As I’ve mentioned in the past, I wouldn’t ordinarily describe myself as a sports fan. I mean, I like to watch a few sports now, but before marrying a sports fan I was pretty much indifferent. And the sports I’ve found myself most interested in now, of course, are some of the ones the husband follows most closely. (Although I can’t get into motorsports, no matter how much he loves it.) It is with this background that I bring my own relatively uninformed but no less enthusiastic introduction to the upcoming Euro 2008 soccer tournament.
Euro 2008 is shorthand for what is technically called the 2008 UEFA European Football Championship. The UEFA European Football Championship is a tournament that takes place every four years, between World Cup competitions. So, we had the last World Cup in 2006 (which Italy won, of course), we’ve got a Euro championship this year, the World Cup will happen again in 2010, and then another Euro competition in 2012. It’s a clever way to keep people who mainline international soccer tourneys from slitting their wrists during the lull between World Cups.
More importantly for those of us who are Italophiles first and sports fans second, it’s a great opportunity to get enthusiastic about a national Italian team without having to get bogged down by the politics associated with choosing a Serie A team to root for. See, there are connotations for being a fan of Lazio as opposed to Roma, and if you’re not familiar with them picking your favorite team can be a daunting task. With the Italian national soccer team, however, it’s easy – you just cheer for the Italians and everyone’s happy.
Euro 2008 is taking place this June, and although it’s being held in stadiums in both Austria and Switzerland, you can bet if you’re traveling to Italy in June you’ll have plenty of opportunities to cheer on the home team. I don’t pretend to fully understand the tournament system for the Euro Championships, but I know that in the first round Italy is in a tough group (with Romania, France and the Netherlands) – and they’ve got to end up either first or second in that group to advance to the next stage.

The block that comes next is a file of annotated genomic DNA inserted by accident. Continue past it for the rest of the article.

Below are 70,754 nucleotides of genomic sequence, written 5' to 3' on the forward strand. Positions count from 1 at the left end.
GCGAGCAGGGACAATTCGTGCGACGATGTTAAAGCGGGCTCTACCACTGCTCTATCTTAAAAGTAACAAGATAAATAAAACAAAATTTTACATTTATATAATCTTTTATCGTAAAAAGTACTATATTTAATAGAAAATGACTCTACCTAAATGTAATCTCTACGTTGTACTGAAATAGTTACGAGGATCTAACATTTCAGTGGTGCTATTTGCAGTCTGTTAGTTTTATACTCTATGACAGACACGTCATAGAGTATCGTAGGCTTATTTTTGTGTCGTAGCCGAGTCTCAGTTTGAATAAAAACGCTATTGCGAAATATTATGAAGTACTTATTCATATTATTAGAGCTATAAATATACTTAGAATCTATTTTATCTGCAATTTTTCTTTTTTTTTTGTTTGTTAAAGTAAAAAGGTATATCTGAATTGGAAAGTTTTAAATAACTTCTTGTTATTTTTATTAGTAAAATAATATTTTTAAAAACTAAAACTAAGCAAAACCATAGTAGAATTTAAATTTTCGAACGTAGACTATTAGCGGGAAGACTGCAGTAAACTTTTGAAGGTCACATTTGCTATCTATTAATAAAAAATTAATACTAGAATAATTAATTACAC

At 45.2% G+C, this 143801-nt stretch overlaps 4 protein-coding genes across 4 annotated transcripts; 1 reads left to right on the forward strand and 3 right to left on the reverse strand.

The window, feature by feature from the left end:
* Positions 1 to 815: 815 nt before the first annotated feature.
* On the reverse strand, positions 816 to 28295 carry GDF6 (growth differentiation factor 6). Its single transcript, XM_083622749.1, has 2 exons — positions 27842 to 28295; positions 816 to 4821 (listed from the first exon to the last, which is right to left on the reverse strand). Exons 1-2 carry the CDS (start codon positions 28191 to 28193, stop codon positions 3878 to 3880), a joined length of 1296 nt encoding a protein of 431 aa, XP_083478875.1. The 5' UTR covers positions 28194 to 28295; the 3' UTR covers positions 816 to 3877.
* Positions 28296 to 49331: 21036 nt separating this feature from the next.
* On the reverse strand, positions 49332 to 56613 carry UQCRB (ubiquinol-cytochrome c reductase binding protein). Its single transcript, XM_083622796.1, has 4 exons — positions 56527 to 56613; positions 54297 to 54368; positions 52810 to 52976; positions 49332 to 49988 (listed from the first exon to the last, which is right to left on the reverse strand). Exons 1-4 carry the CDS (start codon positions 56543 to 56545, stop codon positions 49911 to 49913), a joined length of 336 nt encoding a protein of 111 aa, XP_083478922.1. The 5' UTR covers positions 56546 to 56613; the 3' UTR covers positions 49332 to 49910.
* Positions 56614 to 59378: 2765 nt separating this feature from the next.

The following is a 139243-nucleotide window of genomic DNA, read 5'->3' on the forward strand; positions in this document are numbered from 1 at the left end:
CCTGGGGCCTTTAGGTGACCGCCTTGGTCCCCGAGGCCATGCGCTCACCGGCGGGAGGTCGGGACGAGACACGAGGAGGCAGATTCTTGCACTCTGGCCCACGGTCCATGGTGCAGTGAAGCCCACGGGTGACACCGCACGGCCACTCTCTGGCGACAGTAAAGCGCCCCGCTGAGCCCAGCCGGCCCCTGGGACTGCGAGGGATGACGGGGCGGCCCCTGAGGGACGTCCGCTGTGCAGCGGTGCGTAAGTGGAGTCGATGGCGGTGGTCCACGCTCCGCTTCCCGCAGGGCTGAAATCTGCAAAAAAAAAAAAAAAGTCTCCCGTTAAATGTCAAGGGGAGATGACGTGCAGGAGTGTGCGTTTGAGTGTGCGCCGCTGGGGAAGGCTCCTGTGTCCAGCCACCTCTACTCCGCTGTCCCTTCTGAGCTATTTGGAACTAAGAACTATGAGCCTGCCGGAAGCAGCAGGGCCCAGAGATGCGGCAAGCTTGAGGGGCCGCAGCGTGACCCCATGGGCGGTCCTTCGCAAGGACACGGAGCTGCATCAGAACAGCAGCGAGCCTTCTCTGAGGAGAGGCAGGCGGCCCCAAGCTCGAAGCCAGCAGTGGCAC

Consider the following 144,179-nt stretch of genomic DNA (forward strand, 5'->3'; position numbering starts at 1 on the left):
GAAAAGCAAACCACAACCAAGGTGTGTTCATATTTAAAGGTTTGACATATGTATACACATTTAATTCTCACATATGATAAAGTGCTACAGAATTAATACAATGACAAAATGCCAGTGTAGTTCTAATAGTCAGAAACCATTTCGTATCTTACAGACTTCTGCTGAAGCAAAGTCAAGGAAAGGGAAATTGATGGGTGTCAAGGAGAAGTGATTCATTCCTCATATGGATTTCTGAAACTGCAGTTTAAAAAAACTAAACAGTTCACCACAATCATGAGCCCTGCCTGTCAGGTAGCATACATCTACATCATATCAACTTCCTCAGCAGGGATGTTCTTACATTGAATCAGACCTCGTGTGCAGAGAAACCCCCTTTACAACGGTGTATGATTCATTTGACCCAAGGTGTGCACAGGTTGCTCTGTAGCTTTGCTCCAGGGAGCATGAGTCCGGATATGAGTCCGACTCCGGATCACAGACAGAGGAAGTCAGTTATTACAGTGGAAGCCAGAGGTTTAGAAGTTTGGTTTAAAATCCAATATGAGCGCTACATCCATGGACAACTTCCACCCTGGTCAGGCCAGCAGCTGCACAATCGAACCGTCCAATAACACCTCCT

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Italy’s first few games are as follows:
- vs. Netherlands – June 9, 2008 – 20:45 (Berne, Switzerland)
- vs. Romania – June 13, 2008 – 18:00 (Zurich, Switzerland)
- vs. France – June 17, 2008 – 20:45 (Zurich, Switzerland)
So, if you’re anywhere near an Italian bar or cafe on the 9th, 13th or 17th and they’ve got the game on TV, prepare to grab a drink and join the crowd. It’s an experience you’re not likely to forget, and with stiff competition like this for the Italian team, they’ll need all the extra cheering they can get.
(As an aside, you’ll notice that instead of the Italian flag’s colors, the national team wears blue – which is why they’re called the “Azzurri,” or “the blues.” The color is a reference to the Savoy family, which once ruled northern Italy and helped to unify the country in 1860. Their family color was the azure blue which eventually became the color associated with every Italian national sports team.)
To keep up with what’s going on in Euro 2008, you may want to check out the Euro 2008 blog – it’ll have previews and analysis leading up to the tournament, and then during the tournament you’ll find videos, photos, and more analysis from folks who are way more informed about this stuff than I am. If you’re only really interested in the Italian team (and I don’t blame you), there’s the Italian national team’s blog, which is unabashedly biased toward the Azzurri.
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Photo by: Wallpaperstock